The CHP was criticized in the past for not producing new proposals, said daily Hürriyet columnist Şükrü Küçükşahin. "Now it produces proposals and they seem to have found support in society. But it is also not clear whether the party will run Ergenekon suspects for deputy posts in the election," he said, implying that their possible candidacy would likely eradicate the positive image created by the projects.



The FBI and other U.S. federal agencies have been investigating whether a Turkish religious community, operating hundreds of schools worldwide, is involved in a H1-B visa fraud to bring teachers from Turkey to the United States.

The claim was made in a broad analysis by the Philadelphia Enquirer on religious leader Fethullah Gülen, who the paper describes as "a major Islamic political figure in Turkey," and the more than 120 charter schools in the United States that are linked to his movement.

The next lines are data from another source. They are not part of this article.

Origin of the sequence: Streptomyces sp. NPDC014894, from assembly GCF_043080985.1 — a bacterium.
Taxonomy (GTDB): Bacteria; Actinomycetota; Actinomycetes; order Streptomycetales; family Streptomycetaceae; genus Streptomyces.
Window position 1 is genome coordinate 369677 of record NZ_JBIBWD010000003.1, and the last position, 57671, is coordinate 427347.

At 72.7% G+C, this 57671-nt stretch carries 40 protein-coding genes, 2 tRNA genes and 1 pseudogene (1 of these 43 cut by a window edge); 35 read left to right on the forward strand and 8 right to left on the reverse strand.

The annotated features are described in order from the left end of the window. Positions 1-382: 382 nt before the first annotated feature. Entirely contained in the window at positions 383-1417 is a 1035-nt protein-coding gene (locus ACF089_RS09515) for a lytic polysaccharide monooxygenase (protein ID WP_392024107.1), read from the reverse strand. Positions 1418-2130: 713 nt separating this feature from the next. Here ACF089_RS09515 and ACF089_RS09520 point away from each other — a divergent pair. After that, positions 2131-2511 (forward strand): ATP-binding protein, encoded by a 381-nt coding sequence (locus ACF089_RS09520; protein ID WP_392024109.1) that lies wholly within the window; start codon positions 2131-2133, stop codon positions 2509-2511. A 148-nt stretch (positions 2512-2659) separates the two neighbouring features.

"Religious scholars consider the Gülen strain of Islam moderate, and the investigation has no link to terrorism. Rather, the investigation is focused on whether hundreds of Turkish teachers, administrators and other staffers employed under the 'H1-B visa program' are misusing taxpayer money," the newspaper wrote. H1-B visas are meant to be reserved for workers with highly specialized skill sets.

The charter schools are funded with millions of taxpayer dollars, according to the daily. "Truebright Science Academy in Pennsylvania alone receives more than $3 million from the Philadelphia School District for its 348 pupils," said the newspaper.

The Departments of Labor and Education are also involved in investigating the claims of kickbacks to the Muslim movement founded by Gülen, known as "Hizmet" (Service), according to the paper.